A big brother to the Toyota 86. If you’ve got the dosh, the Toyota Supra is the answer to your performance prayers.
Like the 86, which ride shares with the Subaru BRZ, the Supra shares a chassis and mechanicals with the BMW Z4 sports car.
With a 3.0-litre, twin scroll turbo straight six, the two-seat sports car goes hard indeed, together with a taught, focused ride and handling package that will whip round corners quicker than your passenger can yell — let me out of here!
What’s it cost?
There’s two models, GT and GTS, priced from $84,900 and $94,900 respectively.
Not sure what the GTS brings to the equation, but it probably includes additional weight.
A comprehensive suite of driver assistance features includes active cruise control (ACC), front collision warning with brake function and daytime pedestrian and daytime cyclist detection, lane departure alert, speed limit info (SLI) and active speed limiter.
Additional safety features include seven airbags, blind spot monitor, rear cross-traffic alert, rear view camera, front and rear parking sensors with rear end collision warning (RECW) plus tyre pressure monitoring.
Standard kit includes dual zone climate air, keyless entry and start, heated, eight-way power adjust leather-accented sports seats, LED head and tail lights, auto high beam, auto lights and wipers, auto dimming rear view mirror,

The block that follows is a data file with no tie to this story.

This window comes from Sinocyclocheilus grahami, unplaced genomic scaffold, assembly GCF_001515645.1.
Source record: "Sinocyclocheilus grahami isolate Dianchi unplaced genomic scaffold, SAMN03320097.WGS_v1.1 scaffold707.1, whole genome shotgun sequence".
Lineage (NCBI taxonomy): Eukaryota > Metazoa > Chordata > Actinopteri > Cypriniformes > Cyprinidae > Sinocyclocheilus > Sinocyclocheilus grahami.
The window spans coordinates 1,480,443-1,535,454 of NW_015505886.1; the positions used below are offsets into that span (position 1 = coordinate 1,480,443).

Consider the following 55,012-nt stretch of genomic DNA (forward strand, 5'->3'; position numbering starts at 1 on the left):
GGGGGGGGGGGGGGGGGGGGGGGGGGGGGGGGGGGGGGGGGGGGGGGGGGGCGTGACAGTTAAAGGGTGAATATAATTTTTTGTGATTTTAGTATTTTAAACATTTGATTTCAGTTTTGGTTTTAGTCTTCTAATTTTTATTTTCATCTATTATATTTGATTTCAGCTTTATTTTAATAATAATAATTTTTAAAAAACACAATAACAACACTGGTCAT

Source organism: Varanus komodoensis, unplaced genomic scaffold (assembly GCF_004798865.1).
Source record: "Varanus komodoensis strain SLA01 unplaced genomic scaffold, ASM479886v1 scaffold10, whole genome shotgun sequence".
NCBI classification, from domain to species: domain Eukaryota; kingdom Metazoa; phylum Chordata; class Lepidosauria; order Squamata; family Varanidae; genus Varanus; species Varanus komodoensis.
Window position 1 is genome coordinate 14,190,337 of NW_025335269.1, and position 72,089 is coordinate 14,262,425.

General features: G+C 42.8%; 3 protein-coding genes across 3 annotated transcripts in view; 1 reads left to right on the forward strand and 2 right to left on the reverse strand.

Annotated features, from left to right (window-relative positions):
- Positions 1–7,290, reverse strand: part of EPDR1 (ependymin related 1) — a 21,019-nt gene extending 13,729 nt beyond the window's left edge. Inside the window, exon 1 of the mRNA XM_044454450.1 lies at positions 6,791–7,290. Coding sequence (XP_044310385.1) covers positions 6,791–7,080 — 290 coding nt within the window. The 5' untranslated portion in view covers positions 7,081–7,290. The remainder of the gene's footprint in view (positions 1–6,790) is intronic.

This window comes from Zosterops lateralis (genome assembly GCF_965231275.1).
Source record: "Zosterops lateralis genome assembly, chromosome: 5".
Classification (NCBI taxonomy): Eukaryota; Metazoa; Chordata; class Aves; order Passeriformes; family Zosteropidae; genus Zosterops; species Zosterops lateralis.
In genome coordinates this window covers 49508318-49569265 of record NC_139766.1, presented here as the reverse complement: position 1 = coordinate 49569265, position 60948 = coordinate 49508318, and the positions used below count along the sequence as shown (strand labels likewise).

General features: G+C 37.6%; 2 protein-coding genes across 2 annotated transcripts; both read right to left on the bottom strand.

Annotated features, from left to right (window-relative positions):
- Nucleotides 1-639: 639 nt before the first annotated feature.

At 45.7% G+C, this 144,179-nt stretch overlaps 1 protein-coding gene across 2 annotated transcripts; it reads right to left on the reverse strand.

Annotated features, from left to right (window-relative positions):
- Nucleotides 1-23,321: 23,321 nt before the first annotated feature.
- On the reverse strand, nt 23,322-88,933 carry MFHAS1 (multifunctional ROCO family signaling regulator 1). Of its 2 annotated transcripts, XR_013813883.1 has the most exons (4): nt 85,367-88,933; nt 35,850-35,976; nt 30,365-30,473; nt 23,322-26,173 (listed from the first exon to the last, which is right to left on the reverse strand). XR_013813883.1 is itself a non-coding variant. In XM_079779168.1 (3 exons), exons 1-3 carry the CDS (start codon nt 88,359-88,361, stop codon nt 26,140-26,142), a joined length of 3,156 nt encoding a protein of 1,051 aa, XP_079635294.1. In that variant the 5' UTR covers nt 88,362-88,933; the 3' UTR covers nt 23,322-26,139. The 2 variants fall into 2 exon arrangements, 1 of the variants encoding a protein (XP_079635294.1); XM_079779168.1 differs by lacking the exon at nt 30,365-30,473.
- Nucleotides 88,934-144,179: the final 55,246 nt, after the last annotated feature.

It’s capped off by 10-speaker infotainment with Bluetooth, AM/FM/DAB+ radio, satellite navigation and voice recognition — plus wireless phone charger.
For those that want the lot, we’re informed the GTS adds larger 19 inch wheels, head-up windscreen display and premium JBL audio (standard system is not too shabby).
GTS owners can also access two exclusive options: Alcantara interior trim and upholstery and matte grey paint — each $2500.
What’s it go like?
The 3.0-litre BMW straight six, with twin scroll turbocharger and variable valve control, pumps out a healthy 250kW of power and 500Nm of torque — the latter between a very accessible 1600 and 4500 revs.
Drive is to the rear wheels through a quick-shifting, sports-tuned 8-speed ZF auto with Normal and Sport modes.
With launch control the car can catapult the car from rest to 100km/h in a rapid-fire 4.3 seconds.
Underpinning this performance is an active, limited slip diff and adaptive suspension.
The GT sits rides on 18-inch wheels and Michelin rubber, with 255/40ZR18 at the front and 275/40ZR18 rear.
It sits extremely low, with a wide stance, low centre of gravity and perfect 50:50 weight distribution.
They’re the stats. In reality the Supra is quick and aggressive.
But before we start waxing on about the performance, please note that it requires a degree of agility and flexibility to get in and out of the thing.
So be sure to familiarise yourself with the process before making any decisions, or the relationship could be short-lived.
On the other hand, upwardly mobile, rubbery thirty-somethings, should have no problems whatsoever.
Once inside it’s quite roomy and even reasonably comfortable, but this is tempered by an overly harsh ride and cabin that is noisy at times, on all but the smoothest surfaces.